Sunday, April 10, 2011

So what makes a PDS watch?

Last night was a lot more active than I expected.  Several tornadic supercells did severe damage in northern Iowa.  These storms fed off of convergence associated with the warm front that was lifting north through the state at the time.  I'll admit that in my last blog post I wasn't really looking at the warm front at all.  But, it is a front and there is convergence along it--enough to force some powerful storms.

Today the SPC has moved the moderate risk further north into Wisconsin and eastern Minnesota, mostly.  At 3:30 PM CDT this afternoon, the Storm Prediction Center has issued their first tornado watch of the day, and it's a special type of watch that many people aren't as familiar with--a PDS tornado watch, where PDS stands for Particularly Dangerous Situation.  What makes this kind of watch special?

Fig 1 -- SPC graphic showing extent and risks associated with PDS tornado watch 120.  as of 320 PM, CDT, April 10, 2011.
PDS watches are pretty rare--according to a study by Dean and Schaefer (2005), by 2005 only 216 out of 3058 tornado watches (around 7%) were "particularly dangerous situations".  I personally see these kinds of watches issued more frequently on the high plains and south central US as opposed to the upper midwest.

So what are the qualifications to be a PDS tornado watch as opposed to a normal tornado watch?  Well, as far as I can tell from reading the background literature, technically there aren't any hard numbers to describe criteria that differentiate between the two.  To list a watch as a PDS watch is a choice by the SPC forecaster to emphasize their belief that this could be an extremely destructive event.  Typically when the ingredients seem to have come together to produce violent tornadoes (EF 2 or greater) or they are expecting extremely strong winds over a large area or hail of unusually large size the forecaster will issue the watch as a PDS watch.  According to that same study by Dean and Schaefer (2005),  in PDS tornado watches on average, the number of reports of EF 2 or greater tornadoes is three times as high as in normal tornado watches.  I've also found that it's not only how potentially bad the threat could be, but also how widespread this extreme weather is expect to be that often dictates a PDS watch.  Both tornado watches and severe thunderstorm watches can be issued as PDS watches.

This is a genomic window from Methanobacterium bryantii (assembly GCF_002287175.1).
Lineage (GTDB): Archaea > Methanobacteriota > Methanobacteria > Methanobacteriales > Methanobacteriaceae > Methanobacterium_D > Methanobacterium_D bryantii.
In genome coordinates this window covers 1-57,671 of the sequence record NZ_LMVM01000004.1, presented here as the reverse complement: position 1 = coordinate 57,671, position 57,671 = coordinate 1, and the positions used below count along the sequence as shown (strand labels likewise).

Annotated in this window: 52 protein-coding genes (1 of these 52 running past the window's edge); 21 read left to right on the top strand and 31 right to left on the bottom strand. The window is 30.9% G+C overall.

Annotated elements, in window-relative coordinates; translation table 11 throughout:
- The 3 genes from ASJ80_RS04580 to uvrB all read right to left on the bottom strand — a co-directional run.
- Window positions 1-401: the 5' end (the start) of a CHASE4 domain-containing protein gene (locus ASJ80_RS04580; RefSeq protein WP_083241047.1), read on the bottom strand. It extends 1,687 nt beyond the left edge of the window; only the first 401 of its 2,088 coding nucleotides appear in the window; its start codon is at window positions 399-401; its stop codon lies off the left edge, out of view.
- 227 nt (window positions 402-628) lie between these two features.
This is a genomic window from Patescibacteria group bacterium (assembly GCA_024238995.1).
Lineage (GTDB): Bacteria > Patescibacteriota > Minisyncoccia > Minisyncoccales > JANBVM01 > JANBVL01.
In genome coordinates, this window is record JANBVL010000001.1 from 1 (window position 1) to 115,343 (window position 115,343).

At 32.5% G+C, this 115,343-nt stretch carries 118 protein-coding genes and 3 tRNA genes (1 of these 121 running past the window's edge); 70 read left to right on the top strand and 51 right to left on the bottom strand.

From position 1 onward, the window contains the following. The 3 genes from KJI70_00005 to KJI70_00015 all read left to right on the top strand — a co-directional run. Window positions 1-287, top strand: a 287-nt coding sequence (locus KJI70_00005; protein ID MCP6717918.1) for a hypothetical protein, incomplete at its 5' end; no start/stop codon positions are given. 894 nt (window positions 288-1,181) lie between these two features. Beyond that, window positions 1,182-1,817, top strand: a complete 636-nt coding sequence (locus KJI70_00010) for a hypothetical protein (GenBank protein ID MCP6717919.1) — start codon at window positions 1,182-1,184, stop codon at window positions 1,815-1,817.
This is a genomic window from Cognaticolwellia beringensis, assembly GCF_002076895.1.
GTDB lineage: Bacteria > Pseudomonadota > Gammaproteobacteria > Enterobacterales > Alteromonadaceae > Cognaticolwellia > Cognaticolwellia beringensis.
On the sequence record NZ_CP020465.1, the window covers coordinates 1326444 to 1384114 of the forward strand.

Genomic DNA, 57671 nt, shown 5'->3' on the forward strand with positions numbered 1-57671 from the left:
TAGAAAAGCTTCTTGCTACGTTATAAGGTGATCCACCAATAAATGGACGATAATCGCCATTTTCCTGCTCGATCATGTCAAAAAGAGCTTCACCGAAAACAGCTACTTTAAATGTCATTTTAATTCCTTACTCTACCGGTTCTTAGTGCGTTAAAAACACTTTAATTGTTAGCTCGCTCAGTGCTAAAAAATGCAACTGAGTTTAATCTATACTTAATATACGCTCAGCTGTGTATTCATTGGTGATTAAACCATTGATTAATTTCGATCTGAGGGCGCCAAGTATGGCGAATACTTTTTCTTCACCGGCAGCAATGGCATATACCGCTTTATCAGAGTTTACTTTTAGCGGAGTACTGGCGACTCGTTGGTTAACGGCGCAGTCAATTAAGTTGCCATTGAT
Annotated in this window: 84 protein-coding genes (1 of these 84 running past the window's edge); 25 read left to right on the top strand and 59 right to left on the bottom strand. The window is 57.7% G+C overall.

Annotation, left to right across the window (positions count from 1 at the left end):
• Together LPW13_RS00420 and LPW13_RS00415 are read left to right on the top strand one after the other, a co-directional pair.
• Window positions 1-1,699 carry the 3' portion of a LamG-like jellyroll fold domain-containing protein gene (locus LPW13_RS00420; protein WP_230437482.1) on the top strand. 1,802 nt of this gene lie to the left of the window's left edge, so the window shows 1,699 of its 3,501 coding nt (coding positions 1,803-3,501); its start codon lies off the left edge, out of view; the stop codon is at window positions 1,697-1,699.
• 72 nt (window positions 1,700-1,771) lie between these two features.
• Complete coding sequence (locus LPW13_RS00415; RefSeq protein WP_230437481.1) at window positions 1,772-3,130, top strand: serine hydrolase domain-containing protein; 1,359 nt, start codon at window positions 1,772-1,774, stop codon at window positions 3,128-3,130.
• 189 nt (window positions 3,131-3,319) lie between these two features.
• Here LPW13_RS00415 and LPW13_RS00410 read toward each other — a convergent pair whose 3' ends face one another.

The explanation for this particular watch is right in the watch text:


--From the SPC PDS Tornado watch 120 text.

So what is the setup this afternoon so far?

The cold front has asserted itself and overtaken the dryline down into central Iowa.  The warm front has also moved up into northern Wisconsin by the middle of this afternoon.  Here's the SPC mesoanalysis graphic for 1900Z ( 2 PM CST) of surface temperature, winds, and moisture.  I've added my analysis of where the low pressure center is and where the frontal boundaries seem to be.
Fig 2 -- SPC 1900Z Mesoanalysis of surface pressure (Black contours) temperature (red solid and blue dashed contours) and dewpoint (colored shadings) for April 10, 2011.
We can see that northwestern Wisconsin is right in that "sweet spot" just to the southeast of the low pressure center where the most severe storms tend to form.  Also, there are parts of this mesoanalysis graphic I don't trust.  For example, notice how in north central Wisconsin there seems to be this dry bulge in the dewpoint shadings behind the warm front.  I don't trust this analysis--looking at actual reports  in that area, they show
dewpoints in the low 60s across all of northern Wisconsin--enough that they should be included in that shading.  Also notice how the mesoanalysis seems to ignore Lake Michigan--all of the contours go around it.  I don't really believe that either.  This is just more proof that you can't trust computer analyses blindly...

So we've got good moisture in that area.  But there's moisture all through that warm sector down into northern Illinois and eastern Iowa.  Why is the strong "particularly dangerous" tornadic situation being highlighted further north?

We have strong low-level wind shear throughout the area.  Here are the wind observations (from vertical wind profilers) at 1500m and 6000m at 2PM CDT:
Fig 3 -- VAD wind profiler winds at 1500m (red) and 6000m (blue) at 1900Z, April 10, 2011.
Notice that throughout Wisconsin, the winds veer with height--their direction changes from southerly at 1500m (the red barbs) to more southwesterly at 6000m (the blue barbs).  Furthermore, wind speeds also increase--from 20 or so knots at 1500m to 70-80 knots at 6000m.  So, we have a combination of both directional shear and speed shear--a good combination for rotating storms.